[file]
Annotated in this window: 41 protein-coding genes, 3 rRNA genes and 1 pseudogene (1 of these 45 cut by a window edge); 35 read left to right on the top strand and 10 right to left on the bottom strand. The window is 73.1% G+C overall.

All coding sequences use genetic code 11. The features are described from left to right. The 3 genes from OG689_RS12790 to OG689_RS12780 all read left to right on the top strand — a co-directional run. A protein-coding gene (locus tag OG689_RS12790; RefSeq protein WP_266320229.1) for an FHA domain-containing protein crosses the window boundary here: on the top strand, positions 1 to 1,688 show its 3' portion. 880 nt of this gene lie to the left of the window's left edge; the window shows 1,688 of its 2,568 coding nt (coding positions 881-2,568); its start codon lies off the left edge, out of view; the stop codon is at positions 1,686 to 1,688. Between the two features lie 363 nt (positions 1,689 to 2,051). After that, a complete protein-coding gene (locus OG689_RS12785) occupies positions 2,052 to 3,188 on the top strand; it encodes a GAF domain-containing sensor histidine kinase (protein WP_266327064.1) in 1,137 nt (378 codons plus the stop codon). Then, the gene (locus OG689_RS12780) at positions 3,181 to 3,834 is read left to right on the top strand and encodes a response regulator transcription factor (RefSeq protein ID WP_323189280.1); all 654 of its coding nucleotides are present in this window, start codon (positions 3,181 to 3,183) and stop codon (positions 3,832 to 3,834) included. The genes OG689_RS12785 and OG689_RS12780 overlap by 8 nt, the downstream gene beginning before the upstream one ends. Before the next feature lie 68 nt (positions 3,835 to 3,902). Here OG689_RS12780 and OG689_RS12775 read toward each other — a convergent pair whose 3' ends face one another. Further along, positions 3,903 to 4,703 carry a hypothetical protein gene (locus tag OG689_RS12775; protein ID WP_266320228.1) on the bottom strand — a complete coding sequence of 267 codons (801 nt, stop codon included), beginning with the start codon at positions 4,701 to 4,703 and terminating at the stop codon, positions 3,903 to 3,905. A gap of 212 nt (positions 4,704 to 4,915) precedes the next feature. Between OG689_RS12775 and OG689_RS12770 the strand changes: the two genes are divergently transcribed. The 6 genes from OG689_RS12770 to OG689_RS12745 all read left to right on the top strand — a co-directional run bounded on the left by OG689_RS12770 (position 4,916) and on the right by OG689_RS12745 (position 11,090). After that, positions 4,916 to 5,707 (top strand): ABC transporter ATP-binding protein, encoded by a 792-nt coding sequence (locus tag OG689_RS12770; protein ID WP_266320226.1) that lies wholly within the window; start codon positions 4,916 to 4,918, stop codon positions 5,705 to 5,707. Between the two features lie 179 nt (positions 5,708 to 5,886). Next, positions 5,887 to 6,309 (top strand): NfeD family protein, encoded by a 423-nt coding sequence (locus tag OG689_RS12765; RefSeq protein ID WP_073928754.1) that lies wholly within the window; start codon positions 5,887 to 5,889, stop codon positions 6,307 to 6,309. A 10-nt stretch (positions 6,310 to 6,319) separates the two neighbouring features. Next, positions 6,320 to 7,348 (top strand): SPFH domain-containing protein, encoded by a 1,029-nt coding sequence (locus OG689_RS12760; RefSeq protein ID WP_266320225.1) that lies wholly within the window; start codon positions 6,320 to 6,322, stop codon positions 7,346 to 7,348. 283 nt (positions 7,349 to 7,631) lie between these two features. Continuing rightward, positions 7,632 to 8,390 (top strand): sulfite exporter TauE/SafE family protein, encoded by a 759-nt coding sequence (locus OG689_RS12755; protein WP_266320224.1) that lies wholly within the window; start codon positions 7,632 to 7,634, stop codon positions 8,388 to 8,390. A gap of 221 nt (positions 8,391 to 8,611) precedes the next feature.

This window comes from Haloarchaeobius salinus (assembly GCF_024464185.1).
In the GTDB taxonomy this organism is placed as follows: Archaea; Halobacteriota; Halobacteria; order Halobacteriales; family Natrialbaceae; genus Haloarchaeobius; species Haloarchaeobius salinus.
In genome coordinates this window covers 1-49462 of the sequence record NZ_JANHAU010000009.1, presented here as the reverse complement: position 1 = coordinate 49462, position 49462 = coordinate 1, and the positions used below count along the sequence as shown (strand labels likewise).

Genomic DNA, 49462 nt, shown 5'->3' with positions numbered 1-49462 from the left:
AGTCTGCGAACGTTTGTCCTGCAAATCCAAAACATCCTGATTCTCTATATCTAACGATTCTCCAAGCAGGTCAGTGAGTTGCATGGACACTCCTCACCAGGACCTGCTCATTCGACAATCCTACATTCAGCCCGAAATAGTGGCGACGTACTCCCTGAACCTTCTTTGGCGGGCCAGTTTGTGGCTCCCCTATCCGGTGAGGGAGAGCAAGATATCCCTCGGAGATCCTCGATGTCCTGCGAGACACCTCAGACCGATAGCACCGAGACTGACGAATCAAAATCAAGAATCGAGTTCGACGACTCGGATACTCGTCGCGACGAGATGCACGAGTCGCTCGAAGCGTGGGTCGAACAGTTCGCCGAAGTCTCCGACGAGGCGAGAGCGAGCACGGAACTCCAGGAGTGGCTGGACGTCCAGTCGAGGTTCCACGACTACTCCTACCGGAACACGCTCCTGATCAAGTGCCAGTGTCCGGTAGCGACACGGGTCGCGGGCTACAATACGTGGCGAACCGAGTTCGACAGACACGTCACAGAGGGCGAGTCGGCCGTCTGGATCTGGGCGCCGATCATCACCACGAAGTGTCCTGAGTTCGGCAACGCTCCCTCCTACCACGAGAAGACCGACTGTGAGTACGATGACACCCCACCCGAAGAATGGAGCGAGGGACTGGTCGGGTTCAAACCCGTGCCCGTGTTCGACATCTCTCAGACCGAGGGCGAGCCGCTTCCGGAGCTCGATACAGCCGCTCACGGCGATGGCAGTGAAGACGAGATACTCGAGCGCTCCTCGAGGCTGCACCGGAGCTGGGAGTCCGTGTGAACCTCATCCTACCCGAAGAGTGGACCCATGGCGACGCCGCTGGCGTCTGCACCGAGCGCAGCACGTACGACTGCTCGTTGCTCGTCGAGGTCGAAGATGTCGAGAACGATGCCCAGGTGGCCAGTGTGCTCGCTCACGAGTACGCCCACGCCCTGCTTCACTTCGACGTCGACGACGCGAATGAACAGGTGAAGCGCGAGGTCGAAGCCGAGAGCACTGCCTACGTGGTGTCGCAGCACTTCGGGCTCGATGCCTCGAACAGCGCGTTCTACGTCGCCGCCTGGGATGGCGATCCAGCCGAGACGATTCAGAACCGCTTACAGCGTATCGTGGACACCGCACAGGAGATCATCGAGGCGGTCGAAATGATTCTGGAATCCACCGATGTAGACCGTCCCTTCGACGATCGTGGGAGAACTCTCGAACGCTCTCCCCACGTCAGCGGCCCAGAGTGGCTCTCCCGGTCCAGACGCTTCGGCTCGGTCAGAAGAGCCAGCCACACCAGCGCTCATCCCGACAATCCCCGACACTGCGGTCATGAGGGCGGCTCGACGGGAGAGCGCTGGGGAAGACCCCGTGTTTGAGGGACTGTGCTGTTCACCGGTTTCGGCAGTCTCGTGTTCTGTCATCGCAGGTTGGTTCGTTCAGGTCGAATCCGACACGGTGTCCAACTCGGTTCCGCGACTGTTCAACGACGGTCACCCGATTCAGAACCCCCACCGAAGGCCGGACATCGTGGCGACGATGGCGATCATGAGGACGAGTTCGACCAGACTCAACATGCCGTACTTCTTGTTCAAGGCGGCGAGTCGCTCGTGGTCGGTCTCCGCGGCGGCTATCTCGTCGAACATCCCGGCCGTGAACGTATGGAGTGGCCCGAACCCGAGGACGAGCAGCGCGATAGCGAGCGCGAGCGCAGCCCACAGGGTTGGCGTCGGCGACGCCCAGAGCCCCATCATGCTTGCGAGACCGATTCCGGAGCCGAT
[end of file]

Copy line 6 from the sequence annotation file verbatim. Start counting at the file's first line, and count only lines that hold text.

Genomic DNA, 49462 nt, shown 5'->3' with positions numbered 1-49462 from the left: